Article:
And then, as if this were not enough, we get to hear one of Clemens' 5,237 lawyers telling a reporter that he's convinced that Clemens will get a Presidential pardon for anything he's done wrong, because he's such good friends with the Bush family. That's not wholly implausible, since Roger apparently knows G.H.W. Bush (i.e. Bush-41) from all the time that the the former president spent at Houston Astros games whil Roger was one of those. Bush-43 (the one everyone hates) is a huge baseball fan, and surely appreciates Roger Clemens' legacy to the game, even if he couldn't appreciate Sammy Sosa's potential when he was the GM of the Texas Rangers. (I'll bet he gets tired of hearing about that.) Of course, this Bush is presumably a Rangers fan, and Clemens never pitched for them. In fact, he beat them 18 times in his career, so George Junior may just let him fry. Revenge, served cold. Another problem with this approach is, rightly or not, if Bush were to pardon Clemens, he would essentially HAVE to pardon Barry Bonds. Their cases are so eerily similar: Both were world-class athletes, winning the highest award for their positions three times in their younger days, and both had a late-career resurgence allegedly fueled by performance-enhancing drugs. Both won 4 more awards in that timeframe, played well into their 40's, and then got slammed with drug allegations. Whether we like it or not, whether it's appropriate or not, the Public will see them as the same, and for Bush to pardon one and not the other would be unforgivable. And because one of them is white and one of them is Barry Bonds, at least some of the public will have a reason to call President Bush a racist. I mean, someone other than Kanye West. Of course, if Clemens' lawyers had any brains at all, they would not count on that. Rob Neyer, whose job it is NOT to figure out these kinds of things, pointed out that by the time the dust settles on this case, there won't be a Bush in the White House any longer, and therefore nobody with any reason to pardon him. Well, if the Yankees are in the Series next year and Hillary Clinton decides to be a Yankee fan that week, she might do it. On the other hand, if John McCain gets elected, Jason Grimsley might have a shot at getting off the hook. 4) Try to Look Cooperative Even if you're not going to be helpful, it's helpful to look like your being helpful, you know? So Clemens goes to the hearings, he meets privately with committee members, he answers questions at a public hearing. He even holds his own press conferences and brings tape-recorded phone calls PROVING that he didn't do anything wrong, because, you know, in any 15-minute telephone conversation he has, if he's done something wrong, either he or the other party would definitely mention it, right?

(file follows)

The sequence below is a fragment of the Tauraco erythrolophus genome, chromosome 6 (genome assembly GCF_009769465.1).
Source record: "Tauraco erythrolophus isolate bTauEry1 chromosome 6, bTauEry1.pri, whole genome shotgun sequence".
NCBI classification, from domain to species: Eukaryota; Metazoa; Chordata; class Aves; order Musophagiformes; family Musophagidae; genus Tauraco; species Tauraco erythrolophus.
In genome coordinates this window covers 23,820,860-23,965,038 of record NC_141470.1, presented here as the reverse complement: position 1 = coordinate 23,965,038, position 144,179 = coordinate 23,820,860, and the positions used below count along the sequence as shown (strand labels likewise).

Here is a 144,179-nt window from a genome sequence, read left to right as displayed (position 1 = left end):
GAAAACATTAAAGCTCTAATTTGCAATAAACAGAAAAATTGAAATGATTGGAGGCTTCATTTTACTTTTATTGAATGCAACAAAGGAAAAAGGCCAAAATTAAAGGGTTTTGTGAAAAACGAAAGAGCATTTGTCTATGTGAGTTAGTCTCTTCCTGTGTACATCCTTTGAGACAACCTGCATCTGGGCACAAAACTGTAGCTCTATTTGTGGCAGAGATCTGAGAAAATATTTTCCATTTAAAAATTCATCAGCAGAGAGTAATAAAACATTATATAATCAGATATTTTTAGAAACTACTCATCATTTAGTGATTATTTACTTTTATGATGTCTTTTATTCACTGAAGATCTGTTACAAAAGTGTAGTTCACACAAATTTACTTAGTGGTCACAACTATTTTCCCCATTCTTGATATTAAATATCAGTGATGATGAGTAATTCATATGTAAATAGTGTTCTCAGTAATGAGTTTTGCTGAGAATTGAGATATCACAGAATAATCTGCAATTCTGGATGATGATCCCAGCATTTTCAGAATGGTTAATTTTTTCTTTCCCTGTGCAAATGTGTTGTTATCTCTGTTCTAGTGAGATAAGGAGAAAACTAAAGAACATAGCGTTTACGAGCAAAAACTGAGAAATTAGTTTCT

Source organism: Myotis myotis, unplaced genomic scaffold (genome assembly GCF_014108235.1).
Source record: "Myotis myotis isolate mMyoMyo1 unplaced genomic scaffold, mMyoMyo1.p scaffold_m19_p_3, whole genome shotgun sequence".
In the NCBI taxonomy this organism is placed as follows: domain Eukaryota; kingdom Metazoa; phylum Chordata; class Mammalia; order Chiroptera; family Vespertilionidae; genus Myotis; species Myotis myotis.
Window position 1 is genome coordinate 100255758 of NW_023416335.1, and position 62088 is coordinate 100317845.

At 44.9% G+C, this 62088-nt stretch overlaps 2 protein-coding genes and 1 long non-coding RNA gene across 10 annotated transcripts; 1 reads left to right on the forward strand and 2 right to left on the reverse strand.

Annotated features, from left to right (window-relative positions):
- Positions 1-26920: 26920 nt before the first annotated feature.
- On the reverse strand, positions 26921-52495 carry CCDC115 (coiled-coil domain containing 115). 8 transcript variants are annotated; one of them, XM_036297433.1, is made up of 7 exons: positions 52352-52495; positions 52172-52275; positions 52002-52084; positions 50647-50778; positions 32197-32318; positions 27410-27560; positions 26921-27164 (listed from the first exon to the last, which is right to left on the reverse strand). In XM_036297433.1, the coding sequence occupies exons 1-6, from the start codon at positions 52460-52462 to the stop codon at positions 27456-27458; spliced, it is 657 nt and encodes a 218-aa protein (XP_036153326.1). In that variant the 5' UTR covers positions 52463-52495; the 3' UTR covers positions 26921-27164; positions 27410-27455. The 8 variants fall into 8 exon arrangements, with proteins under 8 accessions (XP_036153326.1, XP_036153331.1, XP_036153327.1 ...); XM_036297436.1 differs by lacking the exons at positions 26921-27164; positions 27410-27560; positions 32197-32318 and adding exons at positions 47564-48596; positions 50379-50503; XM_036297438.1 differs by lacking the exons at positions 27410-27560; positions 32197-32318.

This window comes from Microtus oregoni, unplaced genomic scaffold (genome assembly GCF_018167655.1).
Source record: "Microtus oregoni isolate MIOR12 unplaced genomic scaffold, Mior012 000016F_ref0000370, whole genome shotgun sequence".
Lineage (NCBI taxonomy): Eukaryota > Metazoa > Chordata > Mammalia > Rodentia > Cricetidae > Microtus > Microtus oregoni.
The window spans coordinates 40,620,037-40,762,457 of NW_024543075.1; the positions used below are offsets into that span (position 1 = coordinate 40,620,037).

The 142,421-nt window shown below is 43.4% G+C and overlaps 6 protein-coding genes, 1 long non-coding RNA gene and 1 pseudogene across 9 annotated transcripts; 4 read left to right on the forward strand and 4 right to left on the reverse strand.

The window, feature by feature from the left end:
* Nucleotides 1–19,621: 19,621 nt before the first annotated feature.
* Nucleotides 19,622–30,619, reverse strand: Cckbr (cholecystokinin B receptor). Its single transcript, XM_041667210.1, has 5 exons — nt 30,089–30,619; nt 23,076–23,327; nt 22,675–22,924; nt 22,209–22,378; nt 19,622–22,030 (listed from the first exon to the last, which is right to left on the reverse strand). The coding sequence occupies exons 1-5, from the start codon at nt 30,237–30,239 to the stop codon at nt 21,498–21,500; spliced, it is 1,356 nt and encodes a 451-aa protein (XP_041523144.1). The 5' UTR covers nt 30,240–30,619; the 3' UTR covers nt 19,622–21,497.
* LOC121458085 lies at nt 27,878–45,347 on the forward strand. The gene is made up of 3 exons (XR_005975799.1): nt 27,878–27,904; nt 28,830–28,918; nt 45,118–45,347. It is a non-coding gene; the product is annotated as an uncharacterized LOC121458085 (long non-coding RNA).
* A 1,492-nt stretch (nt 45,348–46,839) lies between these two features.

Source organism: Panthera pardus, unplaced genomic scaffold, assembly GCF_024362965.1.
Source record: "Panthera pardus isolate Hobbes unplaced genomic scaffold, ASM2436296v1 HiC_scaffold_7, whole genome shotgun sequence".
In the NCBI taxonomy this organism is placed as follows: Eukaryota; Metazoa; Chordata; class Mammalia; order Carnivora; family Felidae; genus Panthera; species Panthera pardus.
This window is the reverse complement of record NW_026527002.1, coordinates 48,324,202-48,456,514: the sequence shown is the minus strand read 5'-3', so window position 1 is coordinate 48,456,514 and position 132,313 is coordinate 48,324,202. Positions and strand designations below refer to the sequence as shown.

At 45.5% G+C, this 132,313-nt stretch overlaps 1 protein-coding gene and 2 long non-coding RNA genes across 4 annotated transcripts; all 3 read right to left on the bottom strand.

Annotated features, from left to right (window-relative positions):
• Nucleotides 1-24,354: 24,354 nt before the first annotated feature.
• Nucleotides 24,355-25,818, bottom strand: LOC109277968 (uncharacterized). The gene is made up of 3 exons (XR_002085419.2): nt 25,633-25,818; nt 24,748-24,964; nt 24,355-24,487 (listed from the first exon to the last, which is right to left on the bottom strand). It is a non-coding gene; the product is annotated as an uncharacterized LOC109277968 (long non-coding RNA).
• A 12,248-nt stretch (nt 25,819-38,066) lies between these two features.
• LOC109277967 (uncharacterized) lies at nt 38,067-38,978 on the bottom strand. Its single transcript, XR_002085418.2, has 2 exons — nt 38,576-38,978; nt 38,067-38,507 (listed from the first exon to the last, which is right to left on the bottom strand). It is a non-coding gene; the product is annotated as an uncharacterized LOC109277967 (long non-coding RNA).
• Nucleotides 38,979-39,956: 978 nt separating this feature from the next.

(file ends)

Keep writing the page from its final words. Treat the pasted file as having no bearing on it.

5) Weapons of Mass Distraction

If you can't beat 'em...get 'em to focus on something else!

This is slightly different from tactic #3 in that instead of making your accusers focus their energies on someone else, you make them focus on something else. Like, for example, you take a 400+ page report with dozens of witnesses and pages of references and volumes full of appendices...and you use the questionable nature of one little statement in that report (namely, whether or not Roger Clemens actually went to a party at Jose Canseco's house one day ten years ago) to call the veracity of the entire report into question. This is basically the same approach that got O.J. Simpson acquitted in his criminal trial, and we don't have anywhere near as much evidence that the Rocket's a Juicer as we did that the Juice was a killer.

In the same vein, there was also a so-called statistical analysis report demonstrating that Clemens' late-career success was not so unusual. Of course, when you actually looked at it intelligently, this wasn't really true, but in any case, it gave people something else on which to focus for a while.

With that said, we do have plenty of evidence. Proof? Proof doesn't really exist, not in a scientific sense. All you have is evidence for and against something, and you have to figure out which weighs more. What it comes down to is this:

In order to believe that Clemens was clean all those years, you have to believe:

A) That Brian McNamee, Kirk Radomski, Andy Pettitte, Jose Canseco, and several other people are lying or that they "mis-spoke" or "misremember" the facts. (Personally, I find it easier to believe that Clemens is full of "mis-malarkey".)

B) That, whether he suggested it himself or not, Roger Clemens would allow his wife to take HGH in order to get her in shape for a photo shoot, but that he would never consider taking it to improve his own game.

C) That Clemens played a whole season with Jose Canseco in 1998, watched Canseco have one of the best years of his career, but never asked him how he did it, never heard him when he talked about steroids (which, if you read Juiced, you know he did all the time) and never tried the same things himself.

D) That George Mitchell and all of his investigators, professionals whose job it is to root out the truth, were all duped by a amatuer like McNamee.

E) That Andy Pettitte, a self-avowed devout Christian, who therefore values the truth, would either lie about his good friend Roger Clemens or would risk telling a falsehood based on sketchy recollections and/or misunderstandings. You'd have to believe that Pettitte would risk pissing off both Clemens and Jesus by doing something like that.